As the environmental racism movement became the environmental justice movement, it grew in stature, breadth, and depth. This growth is reflected in the publication of yet another anthology, titled Toxic Struggles, edited by Richard Hofrichter. Toxic Struggles is also explicitly linked to the 1991 conference. At its core, it defines itself as a book inspired by the conference. Here again Robert Bullard’s essay early in the volume introduces environmental racism; later in the book, Vernice Miller gives an account of the conference and its importance in the growth of the environmental justice movement. But this volume is more ambitious. In addition to looking at environmental racism, it considers the causal role of capitalism in the environmental crisis, inequities perpetuated by the legal system, the global nature of environmental justice issues, the importance of hazards at the workplace, and the role of cultural activism. It is, in short, an attempt to move beyond the core issues raised at the 1991 conference to bring into one book all of the alternative approaches to environmentalism that fall within the scope of academic study.
The book is quite successful as a broad compendium of environmental justice issues, though its breadth makes it less satisfying, in some ways, than the more focused Confronting Environmental Racism. The intervention of academia has its usual positive and negative effects: more analysis and more information, but less immediacy.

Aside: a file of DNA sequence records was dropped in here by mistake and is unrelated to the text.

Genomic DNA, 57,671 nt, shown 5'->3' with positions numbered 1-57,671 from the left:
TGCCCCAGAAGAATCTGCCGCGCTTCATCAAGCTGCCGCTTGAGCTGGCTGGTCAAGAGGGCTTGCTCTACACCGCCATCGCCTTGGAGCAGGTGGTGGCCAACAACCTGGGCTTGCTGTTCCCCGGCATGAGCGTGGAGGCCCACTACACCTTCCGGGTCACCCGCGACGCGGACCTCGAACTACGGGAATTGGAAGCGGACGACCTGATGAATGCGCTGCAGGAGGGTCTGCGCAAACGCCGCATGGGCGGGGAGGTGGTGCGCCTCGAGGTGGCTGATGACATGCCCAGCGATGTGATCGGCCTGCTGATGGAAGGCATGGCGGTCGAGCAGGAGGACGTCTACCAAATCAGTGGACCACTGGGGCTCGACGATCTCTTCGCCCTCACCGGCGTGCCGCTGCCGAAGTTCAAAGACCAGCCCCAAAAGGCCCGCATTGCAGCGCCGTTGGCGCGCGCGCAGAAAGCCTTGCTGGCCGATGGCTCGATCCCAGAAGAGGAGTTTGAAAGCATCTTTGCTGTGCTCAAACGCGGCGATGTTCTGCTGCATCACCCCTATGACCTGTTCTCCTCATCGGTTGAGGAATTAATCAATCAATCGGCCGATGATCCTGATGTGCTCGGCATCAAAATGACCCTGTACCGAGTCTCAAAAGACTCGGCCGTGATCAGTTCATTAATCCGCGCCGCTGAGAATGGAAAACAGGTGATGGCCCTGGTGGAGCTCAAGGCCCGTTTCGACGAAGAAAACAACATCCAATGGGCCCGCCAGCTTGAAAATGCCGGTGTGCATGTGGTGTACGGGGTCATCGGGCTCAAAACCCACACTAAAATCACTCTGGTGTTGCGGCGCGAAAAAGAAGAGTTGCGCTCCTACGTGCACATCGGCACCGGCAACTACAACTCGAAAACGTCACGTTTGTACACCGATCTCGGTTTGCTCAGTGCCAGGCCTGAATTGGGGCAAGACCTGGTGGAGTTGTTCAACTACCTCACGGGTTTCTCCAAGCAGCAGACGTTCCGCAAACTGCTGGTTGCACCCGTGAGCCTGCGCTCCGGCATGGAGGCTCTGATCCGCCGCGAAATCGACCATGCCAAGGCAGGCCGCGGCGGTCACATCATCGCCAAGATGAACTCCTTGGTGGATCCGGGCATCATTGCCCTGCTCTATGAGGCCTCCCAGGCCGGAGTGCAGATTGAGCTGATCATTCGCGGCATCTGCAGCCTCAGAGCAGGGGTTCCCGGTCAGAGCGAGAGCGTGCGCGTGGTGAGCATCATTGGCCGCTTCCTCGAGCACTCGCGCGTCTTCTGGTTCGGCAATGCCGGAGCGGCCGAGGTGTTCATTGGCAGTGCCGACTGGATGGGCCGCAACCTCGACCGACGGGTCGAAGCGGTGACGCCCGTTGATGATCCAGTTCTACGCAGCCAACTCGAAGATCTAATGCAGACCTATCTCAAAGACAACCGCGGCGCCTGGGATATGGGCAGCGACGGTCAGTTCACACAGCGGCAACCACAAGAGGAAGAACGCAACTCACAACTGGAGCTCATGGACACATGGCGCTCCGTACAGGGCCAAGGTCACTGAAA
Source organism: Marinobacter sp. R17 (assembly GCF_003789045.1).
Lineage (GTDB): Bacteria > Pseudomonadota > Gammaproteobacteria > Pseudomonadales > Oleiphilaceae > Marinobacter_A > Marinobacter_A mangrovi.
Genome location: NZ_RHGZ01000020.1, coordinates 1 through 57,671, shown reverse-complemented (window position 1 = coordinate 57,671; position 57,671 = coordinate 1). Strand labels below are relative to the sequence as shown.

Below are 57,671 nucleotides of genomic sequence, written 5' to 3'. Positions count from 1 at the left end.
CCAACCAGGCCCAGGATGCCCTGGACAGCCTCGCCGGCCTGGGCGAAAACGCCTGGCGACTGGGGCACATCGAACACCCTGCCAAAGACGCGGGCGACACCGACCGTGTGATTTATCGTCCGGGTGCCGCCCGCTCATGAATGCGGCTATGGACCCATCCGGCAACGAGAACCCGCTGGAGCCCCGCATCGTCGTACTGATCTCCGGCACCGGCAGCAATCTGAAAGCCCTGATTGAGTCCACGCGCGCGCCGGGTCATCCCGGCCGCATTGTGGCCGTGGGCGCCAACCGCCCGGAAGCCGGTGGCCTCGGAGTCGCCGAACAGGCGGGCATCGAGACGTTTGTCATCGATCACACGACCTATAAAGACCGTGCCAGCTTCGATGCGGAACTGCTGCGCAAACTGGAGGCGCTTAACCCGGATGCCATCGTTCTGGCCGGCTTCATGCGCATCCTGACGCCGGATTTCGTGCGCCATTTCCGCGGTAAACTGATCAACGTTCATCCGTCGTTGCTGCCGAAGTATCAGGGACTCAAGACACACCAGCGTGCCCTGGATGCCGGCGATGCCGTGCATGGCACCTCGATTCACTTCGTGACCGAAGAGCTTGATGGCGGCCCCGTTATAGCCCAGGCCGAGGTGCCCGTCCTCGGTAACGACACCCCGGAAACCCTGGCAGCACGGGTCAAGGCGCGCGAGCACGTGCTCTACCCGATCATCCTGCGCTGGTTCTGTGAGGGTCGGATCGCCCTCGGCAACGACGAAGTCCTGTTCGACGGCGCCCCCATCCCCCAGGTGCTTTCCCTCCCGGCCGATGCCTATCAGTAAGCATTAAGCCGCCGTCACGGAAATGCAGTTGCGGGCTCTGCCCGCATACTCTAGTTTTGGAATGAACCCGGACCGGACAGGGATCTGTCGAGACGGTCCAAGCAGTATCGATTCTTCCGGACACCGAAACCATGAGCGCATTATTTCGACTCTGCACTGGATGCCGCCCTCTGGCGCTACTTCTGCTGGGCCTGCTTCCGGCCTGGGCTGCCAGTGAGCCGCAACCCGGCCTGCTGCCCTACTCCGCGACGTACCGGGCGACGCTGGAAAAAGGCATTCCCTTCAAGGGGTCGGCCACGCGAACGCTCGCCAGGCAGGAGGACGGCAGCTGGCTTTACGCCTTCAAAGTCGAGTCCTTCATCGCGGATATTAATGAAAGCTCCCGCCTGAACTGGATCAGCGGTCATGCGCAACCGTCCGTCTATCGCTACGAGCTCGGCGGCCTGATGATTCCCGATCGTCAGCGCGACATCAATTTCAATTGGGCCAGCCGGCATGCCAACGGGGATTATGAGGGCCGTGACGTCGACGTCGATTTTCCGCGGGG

Joni Seager, a geographer and feminist who teaches at the University of Vermont, has brought a feminist perspective to the environmental justice debate with her comprehensive account of the gender politics of the environmental crisis. Earth Follies is a wonderfully readable indictment of the structural causes of environmental degradation, the male identity of the causal agents, the disproportionate effect borne by women, and race and sex discrimination throughout the mainstream environmental movement. Seager highlights the crucial leadership role played by women at the grassroots, whose work is the heart of the environmental justice movement. The book is a groundbreaking one in that it occupies a place of affinity with Ecofeminism, while avoiding the essentialist equation of women and nature so often made by Ecofeminism.
A puzzling omission is Seager’s apparent unawareness of the recent events and organizing of the environmental justice movement. This is particularly strange because her politics are so clearly in tune with that movement (an essay summarizing her perspective appears in Toxic Struggles), and her book is an important complement to the environmental racism perspective. A deeper appreciation of the role of gender in environmental injustice has been needed, Seager provides it, yet the synthesis of the two perspectives has not yet been completed.
So, it is up to the reader to create that synthesis. One place to start is with the books reviewed here. To do so is an exciting and rewarding process, which will leave you alarmed, indignant, inspired, and challenged.